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5 Steps To Ease Your Child's Fear Of The DentistDeveloping good oral hygiene habits begins at homeby Laila Mendoza .
Parents and dentists both play a vital role in a child’s first check-up at the dentist's clinic. Dentophobia or anxiety associated with seeing the dentist is common among children. Some are able to overcome this fear early on, but there are some who retain this fear into adulthood, causing them to avoid dental care, which eventually leads to tooth decay. Below is the list of how you can help your child get rid of dentophobia.
How to ease your child's fear of the dentist
1. Start them young.
The earlier your child starts seeing the dentist, the better. Explain and stress to your child how important it is to maintain healthy teeth and gums by brushing their teeth. You could begin visiting the dentist for some light teeth cleaning just enough for your child to feel at ease with the dentist’ clinic and see that they are friendly. Having regular check-up routines will help them see that a dentist’s office is a normal environment they can be comfortable with. The routine will eventually help them get used to it.ADVERTISEMENT - CONTINUE READING BELOW
2. Do play pretend.
Bringing the world of dental office to your into your home and associating it with positive experience is a great idea especially for first timers. You can demonstrate to your child how it’s going to be. You can use your child’s stuffed toys and dolls and pretend that you are a dentist. You can also let her brush or check your teeth. Avoid adding sound effects while doing the pretend play and make it as natural as it can be. You can also read children’s books or show them videos.
3. Keep it positive but honest.
It is natural, especially for first timers, to ask many questions and you should answer and explain honestly but positively. Do not give your child information that they are not ready to hear yet because it might scare them. Remind them that they can ask the dentist questions too. Do not talk about all the things that could happen at the dentist’s office — let the dentist do the explaining. Dental professionals are trained to discuss procedures to children in a non-threatening way. Furthermore, show a positive attitude when discussing the visit but don’t give them false hopes. Doing so will make things worse when your child needs to undergo a more complex treatment.ADVERTISEMENT - CONTINUE READING BELOW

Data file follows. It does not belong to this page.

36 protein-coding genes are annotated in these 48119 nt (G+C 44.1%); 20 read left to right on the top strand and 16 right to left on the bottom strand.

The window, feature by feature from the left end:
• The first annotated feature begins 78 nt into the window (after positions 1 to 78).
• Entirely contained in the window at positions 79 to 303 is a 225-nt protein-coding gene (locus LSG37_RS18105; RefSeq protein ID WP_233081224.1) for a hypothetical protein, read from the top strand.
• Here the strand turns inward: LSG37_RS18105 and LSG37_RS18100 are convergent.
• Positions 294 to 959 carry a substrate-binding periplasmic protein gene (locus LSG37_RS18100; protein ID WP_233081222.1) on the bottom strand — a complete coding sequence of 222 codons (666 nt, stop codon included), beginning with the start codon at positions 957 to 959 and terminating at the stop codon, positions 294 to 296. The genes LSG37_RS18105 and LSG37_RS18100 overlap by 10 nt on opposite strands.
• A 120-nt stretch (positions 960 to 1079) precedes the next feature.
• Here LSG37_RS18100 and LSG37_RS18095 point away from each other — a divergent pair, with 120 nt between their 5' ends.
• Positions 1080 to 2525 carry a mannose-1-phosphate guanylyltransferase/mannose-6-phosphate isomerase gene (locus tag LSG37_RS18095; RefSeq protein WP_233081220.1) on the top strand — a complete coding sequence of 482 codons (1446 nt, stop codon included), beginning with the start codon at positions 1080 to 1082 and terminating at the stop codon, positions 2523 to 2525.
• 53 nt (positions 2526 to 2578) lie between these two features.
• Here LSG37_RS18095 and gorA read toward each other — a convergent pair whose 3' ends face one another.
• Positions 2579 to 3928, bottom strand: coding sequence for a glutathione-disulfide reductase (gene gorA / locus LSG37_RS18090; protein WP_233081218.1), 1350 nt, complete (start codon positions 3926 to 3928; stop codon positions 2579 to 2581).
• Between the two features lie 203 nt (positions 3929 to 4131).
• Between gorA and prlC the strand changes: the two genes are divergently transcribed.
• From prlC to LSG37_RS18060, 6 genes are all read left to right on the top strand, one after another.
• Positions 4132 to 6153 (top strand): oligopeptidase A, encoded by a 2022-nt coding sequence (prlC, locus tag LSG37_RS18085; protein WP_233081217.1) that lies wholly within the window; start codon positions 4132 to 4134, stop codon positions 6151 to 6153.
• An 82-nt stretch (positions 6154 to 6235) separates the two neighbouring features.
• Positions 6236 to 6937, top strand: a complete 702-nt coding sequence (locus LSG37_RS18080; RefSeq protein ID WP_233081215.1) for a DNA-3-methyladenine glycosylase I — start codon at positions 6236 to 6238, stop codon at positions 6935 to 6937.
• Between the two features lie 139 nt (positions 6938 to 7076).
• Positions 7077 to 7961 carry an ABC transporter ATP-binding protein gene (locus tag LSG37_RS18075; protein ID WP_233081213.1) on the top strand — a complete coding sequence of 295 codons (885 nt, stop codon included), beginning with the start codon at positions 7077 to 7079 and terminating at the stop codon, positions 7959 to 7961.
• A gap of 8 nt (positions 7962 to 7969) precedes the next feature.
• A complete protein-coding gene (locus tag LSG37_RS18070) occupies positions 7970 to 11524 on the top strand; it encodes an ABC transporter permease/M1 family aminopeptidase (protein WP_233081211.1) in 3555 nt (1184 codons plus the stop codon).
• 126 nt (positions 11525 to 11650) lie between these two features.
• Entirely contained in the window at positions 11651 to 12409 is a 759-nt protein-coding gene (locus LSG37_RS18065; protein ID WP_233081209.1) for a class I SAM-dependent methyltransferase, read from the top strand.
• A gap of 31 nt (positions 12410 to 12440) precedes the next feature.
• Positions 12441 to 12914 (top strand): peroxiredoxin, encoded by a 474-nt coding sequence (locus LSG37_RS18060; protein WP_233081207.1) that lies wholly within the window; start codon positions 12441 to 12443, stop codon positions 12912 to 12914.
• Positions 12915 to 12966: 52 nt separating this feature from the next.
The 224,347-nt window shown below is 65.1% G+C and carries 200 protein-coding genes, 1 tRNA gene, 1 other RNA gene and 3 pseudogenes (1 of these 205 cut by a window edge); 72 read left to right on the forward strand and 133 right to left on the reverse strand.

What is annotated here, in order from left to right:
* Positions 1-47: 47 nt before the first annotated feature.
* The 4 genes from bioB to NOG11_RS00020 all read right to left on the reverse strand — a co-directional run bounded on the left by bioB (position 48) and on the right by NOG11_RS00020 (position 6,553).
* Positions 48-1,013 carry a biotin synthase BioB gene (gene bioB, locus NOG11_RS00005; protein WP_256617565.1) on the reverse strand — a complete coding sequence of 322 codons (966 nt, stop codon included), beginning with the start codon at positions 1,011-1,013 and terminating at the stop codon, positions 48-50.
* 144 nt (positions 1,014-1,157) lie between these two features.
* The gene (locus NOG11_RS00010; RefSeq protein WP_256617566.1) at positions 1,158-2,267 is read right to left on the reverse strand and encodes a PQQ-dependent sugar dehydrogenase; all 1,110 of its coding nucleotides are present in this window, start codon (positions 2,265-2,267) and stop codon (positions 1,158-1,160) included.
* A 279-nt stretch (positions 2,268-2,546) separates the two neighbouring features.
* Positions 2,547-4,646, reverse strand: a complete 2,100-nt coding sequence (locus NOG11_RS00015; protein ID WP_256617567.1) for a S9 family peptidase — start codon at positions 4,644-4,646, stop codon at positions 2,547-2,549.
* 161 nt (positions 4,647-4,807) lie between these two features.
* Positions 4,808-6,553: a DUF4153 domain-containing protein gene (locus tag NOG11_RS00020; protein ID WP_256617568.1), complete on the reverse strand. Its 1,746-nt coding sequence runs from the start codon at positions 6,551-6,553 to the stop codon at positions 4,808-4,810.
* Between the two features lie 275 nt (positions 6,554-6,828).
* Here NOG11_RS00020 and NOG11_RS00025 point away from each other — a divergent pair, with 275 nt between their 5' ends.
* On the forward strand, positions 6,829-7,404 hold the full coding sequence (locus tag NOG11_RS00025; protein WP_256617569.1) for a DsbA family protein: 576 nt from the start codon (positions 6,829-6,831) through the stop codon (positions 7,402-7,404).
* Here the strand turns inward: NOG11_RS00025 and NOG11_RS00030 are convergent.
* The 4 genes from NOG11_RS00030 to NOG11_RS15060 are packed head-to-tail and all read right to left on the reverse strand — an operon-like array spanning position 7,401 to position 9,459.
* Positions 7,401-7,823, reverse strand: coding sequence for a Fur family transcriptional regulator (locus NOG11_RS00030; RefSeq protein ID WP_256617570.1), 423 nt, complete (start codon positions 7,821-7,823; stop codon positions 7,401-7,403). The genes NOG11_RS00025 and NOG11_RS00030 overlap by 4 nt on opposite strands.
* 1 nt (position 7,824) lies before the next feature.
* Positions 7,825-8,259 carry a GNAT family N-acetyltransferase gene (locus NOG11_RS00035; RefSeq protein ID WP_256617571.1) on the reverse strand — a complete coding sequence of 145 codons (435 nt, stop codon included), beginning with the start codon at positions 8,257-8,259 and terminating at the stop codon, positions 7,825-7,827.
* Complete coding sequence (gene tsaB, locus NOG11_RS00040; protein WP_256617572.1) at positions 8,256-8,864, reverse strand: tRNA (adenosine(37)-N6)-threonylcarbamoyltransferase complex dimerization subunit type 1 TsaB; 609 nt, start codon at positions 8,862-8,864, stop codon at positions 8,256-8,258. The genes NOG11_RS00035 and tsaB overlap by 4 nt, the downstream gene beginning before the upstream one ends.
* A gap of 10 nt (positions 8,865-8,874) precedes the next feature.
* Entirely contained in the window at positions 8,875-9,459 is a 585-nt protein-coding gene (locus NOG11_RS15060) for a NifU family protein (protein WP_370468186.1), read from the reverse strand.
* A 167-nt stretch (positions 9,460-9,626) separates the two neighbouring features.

4. Find a child-friendly dentist.
Choose a dentist who is trained to gently speak and is comfortable with children. Informing the dentist beforehand is a good move so that they’ll be prepared of the visit. Professional dentists have their way of drawing a child’s attention while doing the procedure such as telling stories or engaging them in a friendly and not-so-serious conversation. The environment adds to the comfort of your child. Having an examination room and office that are cheerfully decorated is a plus point. Once you’re at the office, you can bring a toy they could hold or let them listen to music while they get the procedure. You can also hold their hand to give them comfort.
5. Do not bribe your child to go to the dentist.
Promising any reward after the visit will lead your child to think that something terrible is about to happen. It might scare them and increase their apprehension. However, once the appointment is done, you can praise them for showing good behavior and their bravery. You may also consider giving them a small reward once in a while like simple toys to encourage them to visit the dentist more.ADVERTISEMENT - CONTINUE READING BELOW
Helping your child develop a good attitude towards dental hygiene should really start at home. It is important to provide a positive dental experience at the dentist during your child’s early years. Helping them understand and see visiting the dentist as a necessity and not a choice will help them to master it.